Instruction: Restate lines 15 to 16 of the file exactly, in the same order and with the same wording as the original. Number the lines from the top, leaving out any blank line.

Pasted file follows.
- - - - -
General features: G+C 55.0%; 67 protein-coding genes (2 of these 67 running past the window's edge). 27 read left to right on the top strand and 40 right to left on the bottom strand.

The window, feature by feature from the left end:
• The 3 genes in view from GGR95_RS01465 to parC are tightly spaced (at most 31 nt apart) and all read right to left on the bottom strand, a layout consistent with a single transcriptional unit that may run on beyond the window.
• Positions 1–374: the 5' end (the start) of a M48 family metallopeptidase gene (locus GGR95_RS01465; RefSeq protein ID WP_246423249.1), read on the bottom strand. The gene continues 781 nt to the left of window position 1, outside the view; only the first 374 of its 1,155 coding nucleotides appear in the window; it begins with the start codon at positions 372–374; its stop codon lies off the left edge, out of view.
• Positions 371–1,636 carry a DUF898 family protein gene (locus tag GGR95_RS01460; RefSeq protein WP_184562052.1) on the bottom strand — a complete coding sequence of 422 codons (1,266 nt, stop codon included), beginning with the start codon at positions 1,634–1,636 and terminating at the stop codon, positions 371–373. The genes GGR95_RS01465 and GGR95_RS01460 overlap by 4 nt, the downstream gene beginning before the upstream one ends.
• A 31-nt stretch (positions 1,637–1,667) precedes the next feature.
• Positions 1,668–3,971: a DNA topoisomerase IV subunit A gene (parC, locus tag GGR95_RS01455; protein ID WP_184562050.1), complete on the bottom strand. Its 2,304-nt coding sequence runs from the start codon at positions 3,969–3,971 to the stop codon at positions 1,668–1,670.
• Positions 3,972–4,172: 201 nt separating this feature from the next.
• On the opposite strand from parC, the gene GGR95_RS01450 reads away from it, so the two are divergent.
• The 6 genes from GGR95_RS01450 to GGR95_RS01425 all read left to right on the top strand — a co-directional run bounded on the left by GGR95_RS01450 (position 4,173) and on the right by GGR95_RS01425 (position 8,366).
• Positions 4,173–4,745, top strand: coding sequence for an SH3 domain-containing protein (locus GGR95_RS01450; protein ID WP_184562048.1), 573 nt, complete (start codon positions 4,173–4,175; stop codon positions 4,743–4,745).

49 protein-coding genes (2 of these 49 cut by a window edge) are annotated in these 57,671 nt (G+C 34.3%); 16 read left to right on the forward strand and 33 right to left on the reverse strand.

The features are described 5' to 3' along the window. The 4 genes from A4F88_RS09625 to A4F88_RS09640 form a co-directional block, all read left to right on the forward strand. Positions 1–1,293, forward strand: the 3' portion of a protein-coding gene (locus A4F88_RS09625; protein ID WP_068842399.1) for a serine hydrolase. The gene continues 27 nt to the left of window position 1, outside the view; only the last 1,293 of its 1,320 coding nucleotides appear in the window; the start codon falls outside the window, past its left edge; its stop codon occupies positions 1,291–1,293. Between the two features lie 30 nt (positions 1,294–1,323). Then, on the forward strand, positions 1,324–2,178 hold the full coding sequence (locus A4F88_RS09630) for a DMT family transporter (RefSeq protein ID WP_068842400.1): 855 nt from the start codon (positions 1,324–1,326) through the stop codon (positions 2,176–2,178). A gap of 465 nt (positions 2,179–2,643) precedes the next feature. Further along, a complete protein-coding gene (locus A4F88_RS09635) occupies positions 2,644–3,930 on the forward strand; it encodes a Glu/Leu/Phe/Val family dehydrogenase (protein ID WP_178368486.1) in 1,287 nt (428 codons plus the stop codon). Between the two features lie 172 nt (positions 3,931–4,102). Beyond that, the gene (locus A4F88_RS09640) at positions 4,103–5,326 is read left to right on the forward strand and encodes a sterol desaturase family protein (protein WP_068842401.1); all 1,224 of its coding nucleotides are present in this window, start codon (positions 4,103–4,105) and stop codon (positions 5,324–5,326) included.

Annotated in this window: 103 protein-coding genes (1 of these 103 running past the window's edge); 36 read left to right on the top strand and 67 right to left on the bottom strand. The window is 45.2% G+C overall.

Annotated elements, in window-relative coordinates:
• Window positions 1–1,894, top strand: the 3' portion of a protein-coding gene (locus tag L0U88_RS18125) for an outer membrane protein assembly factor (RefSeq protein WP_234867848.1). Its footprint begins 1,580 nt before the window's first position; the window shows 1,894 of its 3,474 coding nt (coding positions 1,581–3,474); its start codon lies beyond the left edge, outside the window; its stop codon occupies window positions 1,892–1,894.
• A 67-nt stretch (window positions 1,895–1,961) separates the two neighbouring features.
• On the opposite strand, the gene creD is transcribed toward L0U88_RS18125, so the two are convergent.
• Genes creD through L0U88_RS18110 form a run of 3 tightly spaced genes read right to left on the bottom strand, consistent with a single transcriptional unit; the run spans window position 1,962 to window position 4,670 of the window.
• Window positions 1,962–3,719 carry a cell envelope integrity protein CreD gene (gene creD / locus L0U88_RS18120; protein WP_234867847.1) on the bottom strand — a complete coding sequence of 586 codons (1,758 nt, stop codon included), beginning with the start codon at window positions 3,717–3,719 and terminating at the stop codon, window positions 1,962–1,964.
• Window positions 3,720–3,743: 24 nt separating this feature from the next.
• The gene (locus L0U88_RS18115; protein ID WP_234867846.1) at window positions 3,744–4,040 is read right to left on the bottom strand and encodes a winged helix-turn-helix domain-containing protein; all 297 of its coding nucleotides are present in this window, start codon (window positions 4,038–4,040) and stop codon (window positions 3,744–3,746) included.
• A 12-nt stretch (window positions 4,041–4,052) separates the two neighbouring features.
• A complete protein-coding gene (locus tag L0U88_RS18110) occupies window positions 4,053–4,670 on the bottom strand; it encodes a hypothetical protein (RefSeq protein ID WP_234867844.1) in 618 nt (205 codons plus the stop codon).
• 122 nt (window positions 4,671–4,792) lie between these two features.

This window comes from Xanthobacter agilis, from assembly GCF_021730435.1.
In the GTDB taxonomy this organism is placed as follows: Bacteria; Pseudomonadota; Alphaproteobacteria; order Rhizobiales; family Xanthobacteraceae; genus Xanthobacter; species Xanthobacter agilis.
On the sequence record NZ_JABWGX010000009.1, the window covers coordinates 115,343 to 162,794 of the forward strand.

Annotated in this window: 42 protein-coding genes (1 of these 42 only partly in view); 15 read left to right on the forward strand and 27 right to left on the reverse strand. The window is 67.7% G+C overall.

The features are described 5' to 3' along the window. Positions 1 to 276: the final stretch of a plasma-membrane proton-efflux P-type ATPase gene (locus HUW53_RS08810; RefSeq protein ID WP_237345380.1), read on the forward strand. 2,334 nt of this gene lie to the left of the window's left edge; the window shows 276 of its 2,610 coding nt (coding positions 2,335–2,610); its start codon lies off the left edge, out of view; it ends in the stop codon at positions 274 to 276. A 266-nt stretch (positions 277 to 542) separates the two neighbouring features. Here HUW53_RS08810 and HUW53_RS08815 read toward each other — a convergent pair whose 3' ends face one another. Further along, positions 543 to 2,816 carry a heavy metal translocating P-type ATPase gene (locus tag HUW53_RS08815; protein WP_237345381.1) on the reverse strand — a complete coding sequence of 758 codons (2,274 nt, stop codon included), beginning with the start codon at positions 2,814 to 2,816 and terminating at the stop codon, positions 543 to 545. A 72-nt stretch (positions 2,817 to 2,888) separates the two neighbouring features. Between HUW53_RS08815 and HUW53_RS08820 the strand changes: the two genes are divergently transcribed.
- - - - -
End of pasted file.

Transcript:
Annotated elements, in window-relative coordinates:
• Window positions 1–1,894, top strand: the 3' portion of a protein-coding gene (locus tag L0U88_RS18125) for an outer membrane protein assembly factor (RefSeq protein WP_234867848.1). Its footprint begins 1,580 nt before the window's first position; the window shows 1,894 of its 3,474 coding nt (coding positions 1,581–3,474); its start codon lies beyond the left edge, outside the window; its stop codon occupies window positions 1,892–1,894.